The Mining Quicksand
The chief minister’s belated attempt to take on the sand mafia may backfire
On May 22, in a move that surprised many (including some in his own party), Shivraj Singh Chouhan announced a complete ban on mechanised sand mining in Madhya Pradesh. The chief minister told reporters in Bhopal that a committee headed by mining minister Rajendra Shukla and technical experts from IIT Kharagpur would examine ecologically sustainable methods to mine sand.
Chouhan’s announcement was surprising because a ‘no-machines-for-excavation’ clause was already part of the state environmental impact committee’s mandatory conditions for sand mining operations.
Opposition leaders say his inability to control illegal mining has been Chouhan’s biggest failing after the Vyapam scam. Even BJP leaders like former minister Kamal Patel, who petitioned the National Green Tribunal on illegal mining, has been critical of the CM on this. Opposition parties have for long pointed to the involvement of the CM’s relatives in sand mining on the banks of the Narmada in his home district of Sehore. They say by excavating huge volumes of sand beyond their designated lease areas, Chouhan’s family members have avoided paying crores in royalties to the state. They cite instances where mining officers have seized overloaded dumpers belonging to his relatives.
Many say by reiterating the ban on mechanised mining, Chouhan has acknowledged what the opposition has alleged all along. Why then did he do it? Was the chief minister, as some be-
lieve, planning to rein in errant family members while underscoring his own commitment to river conservation? Or did he buckle under pressure from the Sangh parivar affiliates who attended a convention on water on the sidelines of the recently concluded Narmada Yatra?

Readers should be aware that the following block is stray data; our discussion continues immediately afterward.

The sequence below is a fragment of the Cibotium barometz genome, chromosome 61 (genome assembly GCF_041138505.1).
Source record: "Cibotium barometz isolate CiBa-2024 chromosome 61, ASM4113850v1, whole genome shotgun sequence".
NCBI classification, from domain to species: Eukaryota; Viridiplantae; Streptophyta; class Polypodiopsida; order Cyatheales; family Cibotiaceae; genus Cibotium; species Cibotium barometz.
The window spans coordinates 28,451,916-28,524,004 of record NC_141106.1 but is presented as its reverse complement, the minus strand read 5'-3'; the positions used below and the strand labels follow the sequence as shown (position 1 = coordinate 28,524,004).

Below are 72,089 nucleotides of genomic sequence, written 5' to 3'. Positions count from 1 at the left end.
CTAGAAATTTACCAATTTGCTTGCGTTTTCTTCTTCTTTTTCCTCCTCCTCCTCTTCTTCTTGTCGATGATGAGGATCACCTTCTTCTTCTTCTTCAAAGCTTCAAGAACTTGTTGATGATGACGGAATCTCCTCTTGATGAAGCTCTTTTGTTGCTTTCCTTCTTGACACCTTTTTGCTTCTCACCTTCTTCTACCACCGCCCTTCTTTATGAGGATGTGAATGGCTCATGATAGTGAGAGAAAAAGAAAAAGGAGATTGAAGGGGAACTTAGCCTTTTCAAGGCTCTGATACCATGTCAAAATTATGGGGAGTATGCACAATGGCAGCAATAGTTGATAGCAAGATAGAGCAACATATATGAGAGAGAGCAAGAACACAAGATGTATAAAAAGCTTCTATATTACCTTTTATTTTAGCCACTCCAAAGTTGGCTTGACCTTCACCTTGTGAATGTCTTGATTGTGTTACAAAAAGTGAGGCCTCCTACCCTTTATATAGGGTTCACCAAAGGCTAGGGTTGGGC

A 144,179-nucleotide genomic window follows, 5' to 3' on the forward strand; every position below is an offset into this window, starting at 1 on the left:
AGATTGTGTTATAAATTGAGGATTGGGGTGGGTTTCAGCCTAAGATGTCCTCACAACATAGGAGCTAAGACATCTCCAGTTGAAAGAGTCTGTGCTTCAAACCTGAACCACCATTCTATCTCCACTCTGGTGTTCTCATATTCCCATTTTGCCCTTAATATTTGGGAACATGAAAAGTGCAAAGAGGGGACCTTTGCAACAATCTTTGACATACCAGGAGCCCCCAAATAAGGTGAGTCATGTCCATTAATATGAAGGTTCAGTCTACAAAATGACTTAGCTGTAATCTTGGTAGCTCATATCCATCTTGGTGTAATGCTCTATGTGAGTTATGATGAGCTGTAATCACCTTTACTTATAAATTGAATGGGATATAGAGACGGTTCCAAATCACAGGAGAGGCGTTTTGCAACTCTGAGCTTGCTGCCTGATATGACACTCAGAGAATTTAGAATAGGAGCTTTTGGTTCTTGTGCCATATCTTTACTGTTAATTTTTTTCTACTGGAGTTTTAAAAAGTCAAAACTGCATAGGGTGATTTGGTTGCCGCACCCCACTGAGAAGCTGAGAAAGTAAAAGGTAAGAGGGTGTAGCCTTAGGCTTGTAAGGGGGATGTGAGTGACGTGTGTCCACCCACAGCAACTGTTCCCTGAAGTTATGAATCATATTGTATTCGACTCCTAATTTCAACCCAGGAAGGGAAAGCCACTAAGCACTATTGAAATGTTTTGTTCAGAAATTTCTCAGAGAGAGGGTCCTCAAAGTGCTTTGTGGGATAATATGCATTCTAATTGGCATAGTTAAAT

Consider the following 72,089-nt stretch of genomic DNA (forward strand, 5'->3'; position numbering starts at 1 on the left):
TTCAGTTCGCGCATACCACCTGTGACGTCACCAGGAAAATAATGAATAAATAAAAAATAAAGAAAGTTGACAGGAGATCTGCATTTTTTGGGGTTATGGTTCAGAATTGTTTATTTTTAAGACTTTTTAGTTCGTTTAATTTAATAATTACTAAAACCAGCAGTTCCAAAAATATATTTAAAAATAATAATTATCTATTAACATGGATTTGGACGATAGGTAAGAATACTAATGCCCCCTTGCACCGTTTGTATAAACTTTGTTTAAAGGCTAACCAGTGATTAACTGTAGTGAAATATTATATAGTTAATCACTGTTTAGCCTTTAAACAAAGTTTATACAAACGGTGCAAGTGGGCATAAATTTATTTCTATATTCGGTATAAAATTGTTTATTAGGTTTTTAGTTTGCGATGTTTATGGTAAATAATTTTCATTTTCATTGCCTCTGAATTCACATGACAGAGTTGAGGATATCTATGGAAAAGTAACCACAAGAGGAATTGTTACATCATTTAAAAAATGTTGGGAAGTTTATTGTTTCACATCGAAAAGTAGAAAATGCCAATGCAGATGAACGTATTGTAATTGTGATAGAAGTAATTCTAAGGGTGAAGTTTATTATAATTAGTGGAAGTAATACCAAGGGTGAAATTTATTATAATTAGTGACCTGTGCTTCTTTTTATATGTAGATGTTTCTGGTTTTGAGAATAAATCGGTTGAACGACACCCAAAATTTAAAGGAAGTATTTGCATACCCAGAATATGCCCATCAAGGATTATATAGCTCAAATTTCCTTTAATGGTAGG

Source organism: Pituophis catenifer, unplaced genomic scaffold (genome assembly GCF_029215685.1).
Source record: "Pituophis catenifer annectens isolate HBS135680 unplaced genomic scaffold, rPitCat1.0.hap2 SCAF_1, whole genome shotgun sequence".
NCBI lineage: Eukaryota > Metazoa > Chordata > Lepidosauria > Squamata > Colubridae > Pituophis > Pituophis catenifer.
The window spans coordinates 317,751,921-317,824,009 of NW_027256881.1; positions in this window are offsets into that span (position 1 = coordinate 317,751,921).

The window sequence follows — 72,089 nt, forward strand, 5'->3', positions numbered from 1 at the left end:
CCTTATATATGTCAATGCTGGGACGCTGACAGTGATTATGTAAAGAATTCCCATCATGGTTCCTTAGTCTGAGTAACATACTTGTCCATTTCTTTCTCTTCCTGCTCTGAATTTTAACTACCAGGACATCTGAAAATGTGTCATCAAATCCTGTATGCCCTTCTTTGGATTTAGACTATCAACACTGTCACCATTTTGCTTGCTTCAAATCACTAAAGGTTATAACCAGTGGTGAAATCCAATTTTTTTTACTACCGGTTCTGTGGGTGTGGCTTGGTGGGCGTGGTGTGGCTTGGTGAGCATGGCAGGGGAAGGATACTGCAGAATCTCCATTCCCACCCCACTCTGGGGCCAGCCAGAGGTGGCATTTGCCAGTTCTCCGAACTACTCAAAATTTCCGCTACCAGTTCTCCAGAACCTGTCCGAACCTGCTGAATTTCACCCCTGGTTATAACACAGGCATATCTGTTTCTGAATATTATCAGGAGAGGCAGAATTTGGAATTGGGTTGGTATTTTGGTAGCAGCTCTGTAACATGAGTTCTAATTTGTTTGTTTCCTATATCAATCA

Embarrassingly for Chouhan, he’s ended up directing public glare on his own inaction. Congress spokesman K.K. Mishra even suggested that the CM’s recent actions could be to “try and help associates who have large stockpiles of sand and could now sell it at inflated prices”.
After the announcement, there has been a sharp increase in sand prices, from Rs 28 to Rs 36 a cubic foot. The BJP is, of course, selling Chouhan’s move as an environmental positive: “The CM has shown his commitment to the environment. Nothing will come in the way of conserving rivers,” BJP spokesperson Rahul Kothari claimed. To protect the rivers, the state government is now promoting rock crushing to produce sand and even offers a threeyear royalty holiday for this industry. It also says it plans to take over the sand mining business. Legal sand production in MP stands at about 20 million cubic metres a year, and fetches the government Rs 250 crore in royalties.
DIG IT UP Sand mining at the Barhata Ghat of the Mahanadi river in Katni district